High Time for Tea
Healing Properties of Drinking Tea packed with antioxidants
The health research is enough to make you forego the latte for strong brewed tea instead. Name your color — black, white, green, even red — teas are packed with disease-preventing antioxidants (more than some fruits and vegetables) and contain vitamins, minerals, and at least half the caffeine of coffee.
But you have to drink up. Most research points to five or so cups of brewed tea each day to reap the health benefits. Decaf tea loses some but not much of its health punch, due to extra processing.
All traditional tea — white, green, oolong, and black — is derived from the leaves of an evergreen tree called the Camellia sinensis, and all contain the health-promoting polyphenols. White tea is made from young tea leaves, dried in the sun without fermentation or processing. Green tea is dried with hot air after picking, so it retains its color but is not fermented. Oolong tea, sometimes referred to as “brown” tea, is fermented but not processed to the point of black tea. Black tea, on the other hand, is fully fermented, which accounts for the color of the leaves and its stronger flavor.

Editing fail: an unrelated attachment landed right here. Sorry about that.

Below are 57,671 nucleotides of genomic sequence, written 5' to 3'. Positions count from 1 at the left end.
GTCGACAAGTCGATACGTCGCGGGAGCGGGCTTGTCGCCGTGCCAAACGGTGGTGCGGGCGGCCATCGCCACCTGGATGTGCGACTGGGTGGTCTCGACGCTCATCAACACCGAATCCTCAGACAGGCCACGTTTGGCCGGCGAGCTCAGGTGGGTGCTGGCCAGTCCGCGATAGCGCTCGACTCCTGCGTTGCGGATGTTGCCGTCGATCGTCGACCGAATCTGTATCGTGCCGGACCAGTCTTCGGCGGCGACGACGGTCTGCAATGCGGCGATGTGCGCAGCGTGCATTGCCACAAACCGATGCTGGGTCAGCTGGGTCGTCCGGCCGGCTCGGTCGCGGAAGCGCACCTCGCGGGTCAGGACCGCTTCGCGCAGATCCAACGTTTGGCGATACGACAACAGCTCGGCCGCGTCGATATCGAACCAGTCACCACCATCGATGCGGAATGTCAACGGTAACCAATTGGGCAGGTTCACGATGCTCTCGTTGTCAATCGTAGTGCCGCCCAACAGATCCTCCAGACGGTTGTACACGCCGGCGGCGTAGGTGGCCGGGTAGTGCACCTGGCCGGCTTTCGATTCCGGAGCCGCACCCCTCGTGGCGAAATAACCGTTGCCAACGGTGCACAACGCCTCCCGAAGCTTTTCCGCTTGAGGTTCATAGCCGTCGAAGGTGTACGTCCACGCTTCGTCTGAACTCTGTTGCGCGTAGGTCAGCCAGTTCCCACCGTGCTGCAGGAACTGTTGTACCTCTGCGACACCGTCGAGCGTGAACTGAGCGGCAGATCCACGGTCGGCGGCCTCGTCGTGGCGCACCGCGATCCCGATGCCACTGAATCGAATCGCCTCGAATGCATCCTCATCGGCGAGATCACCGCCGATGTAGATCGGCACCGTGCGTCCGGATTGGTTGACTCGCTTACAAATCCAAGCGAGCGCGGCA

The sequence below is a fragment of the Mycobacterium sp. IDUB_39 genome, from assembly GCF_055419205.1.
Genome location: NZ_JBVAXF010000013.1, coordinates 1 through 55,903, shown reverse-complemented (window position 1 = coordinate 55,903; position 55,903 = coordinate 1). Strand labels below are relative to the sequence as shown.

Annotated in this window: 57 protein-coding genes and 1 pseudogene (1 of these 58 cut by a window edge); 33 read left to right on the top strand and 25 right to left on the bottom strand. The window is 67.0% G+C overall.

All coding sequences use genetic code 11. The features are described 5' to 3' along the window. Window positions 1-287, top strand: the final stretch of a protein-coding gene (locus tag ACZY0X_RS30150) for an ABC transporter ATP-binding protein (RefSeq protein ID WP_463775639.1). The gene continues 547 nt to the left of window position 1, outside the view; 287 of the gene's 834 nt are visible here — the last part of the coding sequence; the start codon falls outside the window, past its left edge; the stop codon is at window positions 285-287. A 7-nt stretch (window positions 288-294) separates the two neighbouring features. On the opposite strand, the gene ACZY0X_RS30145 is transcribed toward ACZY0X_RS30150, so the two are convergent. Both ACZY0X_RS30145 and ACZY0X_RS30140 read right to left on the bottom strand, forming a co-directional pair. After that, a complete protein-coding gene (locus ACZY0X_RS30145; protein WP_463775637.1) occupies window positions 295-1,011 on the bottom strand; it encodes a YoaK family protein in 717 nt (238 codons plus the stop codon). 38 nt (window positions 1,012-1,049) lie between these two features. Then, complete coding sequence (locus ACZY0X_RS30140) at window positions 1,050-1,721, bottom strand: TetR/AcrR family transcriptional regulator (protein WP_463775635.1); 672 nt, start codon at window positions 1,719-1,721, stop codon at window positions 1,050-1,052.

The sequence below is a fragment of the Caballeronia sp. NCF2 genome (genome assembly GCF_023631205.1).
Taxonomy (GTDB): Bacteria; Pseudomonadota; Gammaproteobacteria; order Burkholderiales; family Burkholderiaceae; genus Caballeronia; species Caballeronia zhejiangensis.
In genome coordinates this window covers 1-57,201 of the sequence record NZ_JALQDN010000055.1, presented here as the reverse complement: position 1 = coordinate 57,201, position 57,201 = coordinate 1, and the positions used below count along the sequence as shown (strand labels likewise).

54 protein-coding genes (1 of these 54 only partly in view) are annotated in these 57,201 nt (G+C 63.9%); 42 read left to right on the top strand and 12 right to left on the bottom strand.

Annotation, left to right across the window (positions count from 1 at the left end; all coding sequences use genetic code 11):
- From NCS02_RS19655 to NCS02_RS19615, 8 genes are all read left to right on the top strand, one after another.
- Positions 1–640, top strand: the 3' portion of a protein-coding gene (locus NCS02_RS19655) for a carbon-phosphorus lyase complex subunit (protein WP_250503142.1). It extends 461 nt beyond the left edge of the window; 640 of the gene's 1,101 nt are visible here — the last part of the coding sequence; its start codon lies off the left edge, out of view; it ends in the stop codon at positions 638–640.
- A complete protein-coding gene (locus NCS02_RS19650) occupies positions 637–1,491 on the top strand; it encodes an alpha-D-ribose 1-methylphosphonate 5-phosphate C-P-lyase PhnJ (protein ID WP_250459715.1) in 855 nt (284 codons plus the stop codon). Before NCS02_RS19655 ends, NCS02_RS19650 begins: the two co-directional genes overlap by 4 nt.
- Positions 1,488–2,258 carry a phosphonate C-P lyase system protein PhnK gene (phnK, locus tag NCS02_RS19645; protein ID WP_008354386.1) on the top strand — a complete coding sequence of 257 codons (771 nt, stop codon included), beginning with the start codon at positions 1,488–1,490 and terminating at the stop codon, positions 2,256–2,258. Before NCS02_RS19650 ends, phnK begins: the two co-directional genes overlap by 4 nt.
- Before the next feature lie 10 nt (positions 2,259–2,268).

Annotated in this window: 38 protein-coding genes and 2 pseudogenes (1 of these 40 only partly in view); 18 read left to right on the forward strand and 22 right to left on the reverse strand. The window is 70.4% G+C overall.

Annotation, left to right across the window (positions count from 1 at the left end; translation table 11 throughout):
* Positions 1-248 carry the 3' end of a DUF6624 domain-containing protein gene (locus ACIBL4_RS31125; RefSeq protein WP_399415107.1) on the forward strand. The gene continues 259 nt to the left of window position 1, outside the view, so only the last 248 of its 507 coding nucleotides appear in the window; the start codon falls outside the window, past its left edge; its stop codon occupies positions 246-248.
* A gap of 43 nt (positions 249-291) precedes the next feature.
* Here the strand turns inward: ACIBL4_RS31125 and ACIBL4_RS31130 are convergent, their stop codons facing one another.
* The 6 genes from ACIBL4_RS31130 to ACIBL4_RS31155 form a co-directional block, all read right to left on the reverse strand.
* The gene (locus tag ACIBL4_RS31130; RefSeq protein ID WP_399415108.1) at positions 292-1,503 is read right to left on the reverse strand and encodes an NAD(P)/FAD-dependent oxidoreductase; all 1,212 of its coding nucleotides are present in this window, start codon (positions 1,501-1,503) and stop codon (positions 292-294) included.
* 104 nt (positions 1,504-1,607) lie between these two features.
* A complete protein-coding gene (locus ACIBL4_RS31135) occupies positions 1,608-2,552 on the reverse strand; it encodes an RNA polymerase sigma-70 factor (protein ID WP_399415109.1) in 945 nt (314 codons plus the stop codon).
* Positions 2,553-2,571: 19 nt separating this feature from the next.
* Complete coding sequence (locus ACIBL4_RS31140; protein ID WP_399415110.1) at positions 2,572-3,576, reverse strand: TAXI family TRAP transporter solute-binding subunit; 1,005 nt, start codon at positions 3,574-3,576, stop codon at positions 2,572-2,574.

Rooibos, or red tea, is naturally caffeine-free and from the Aspalathus linearis, a shrub that grows only at high altitude near Cape of Good Hope in South Africa.
Herbal teas are made from a variety of plants, roots, bark, seeds, and flowers and are technically herbal infusions rather than tea. Though they don’t contain the same antioxidants and haven’t received the same research-based accolades as traditional tea, the herbs in these infusions have certain healing properties that have been used for centuries to treat many common health issues.